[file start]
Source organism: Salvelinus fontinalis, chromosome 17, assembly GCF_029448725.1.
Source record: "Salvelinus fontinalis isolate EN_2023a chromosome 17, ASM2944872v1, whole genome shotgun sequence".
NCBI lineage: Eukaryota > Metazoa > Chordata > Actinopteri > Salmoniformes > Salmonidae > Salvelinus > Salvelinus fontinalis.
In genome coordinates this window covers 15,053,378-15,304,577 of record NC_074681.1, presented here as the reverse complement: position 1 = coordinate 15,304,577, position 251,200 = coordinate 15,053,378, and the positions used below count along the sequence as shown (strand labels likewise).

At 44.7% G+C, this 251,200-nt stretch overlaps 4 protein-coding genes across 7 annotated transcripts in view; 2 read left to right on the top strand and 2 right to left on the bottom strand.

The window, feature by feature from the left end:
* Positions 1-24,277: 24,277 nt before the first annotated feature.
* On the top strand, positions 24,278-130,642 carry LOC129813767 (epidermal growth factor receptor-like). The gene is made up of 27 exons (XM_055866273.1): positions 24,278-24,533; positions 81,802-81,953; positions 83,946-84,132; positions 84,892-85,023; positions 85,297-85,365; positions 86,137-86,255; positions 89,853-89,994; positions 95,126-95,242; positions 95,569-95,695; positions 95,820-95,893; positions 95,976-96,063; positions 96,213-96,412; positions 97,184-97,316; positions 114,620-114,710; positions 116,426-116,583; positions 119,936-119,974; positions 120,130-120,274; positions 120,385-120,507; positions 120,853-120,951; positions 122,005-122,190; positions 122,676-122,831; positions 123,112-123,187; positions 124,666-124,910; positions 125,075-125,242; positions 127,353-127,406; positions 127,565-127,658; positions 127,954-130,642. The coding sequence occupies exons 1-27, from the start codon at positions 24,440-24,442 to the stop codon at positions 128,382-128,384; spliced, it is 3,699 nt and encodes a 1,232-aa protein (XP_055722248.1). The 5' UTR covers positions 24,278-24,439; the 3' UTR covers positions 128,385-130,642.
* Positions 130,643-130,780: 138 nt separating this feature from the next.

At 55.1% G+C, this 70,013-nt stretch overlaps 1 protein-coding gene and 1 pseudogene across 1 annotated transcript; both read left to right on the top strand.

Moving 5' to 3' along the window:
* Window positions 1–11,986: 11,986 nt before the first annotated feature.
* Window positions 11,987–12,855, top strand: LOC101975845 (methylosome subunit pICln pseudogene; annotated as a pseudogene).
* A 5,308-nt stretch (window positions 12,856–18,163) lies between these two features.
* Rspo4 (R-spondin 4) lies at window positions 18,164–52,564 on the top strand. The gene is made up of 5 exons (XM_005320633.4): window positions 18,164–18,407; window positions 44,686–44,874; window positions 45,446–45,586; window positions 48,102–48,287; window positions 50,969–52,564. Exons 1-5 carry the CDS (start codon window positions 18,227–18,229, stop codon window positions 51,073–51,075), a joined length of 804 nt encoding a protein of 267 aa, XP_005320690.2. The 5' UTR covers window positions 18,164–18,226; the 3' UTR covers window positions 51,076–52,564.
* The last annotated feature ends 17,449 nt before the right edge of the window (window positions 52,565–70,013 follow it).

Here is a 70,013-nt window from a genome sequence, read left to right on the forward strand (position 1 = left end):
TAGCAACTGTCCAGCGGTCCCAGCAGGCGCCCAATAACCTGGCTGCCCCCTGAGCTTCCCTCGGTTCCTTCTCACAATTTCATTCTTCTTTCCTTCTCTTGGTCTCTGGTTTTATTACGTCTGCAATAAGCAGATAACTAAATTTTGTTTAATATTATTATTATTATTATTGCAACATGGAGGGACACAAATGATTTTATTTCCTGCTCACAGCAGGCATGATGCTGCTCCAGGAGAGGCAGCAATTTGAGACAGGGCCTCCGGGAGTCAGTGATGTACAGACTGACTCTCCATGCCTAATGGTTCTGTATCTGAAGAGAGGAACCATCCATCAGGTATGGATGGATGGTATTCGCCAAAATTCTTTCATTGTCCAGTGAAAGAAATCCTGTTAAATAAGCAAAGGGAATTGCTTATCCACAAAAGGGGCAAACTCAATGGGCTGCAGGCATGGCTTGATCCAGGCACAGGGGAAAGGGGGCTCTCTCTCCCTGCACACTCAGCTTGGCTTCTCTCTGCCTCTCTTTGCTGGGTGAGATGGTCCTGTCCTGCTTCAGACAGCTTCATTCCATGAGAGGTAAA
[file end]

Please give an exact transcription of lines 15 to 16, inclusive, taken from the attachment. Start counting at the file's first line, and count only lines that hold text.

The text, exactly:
* Rspo4 (R-spondin 4) lies at window positions 18,164–52,564 on the top strand. The gene is made up of 5 exons (XM_005320633.4): window positions 18,164–18,407; window positions 44,686–44,874; window positions 45,446–45,586; window positions 48,102–48,287; window positions 50,969–52,564. Exons 1-5 carry the CDS (start codon window positions 18,227–18,229, stop codon window positions 51,073–51,075), a joined length of 804 nt encoding a protein of 267 aa, XP_005320690.2. The 5' UTR covers window positions 18,164–18,226; the 3' UTR covers window positions 51,076–52,564.
* The last annotated feature ends 17,449 nt before the right edge of the window (window positions 52,565–70,013 follow it).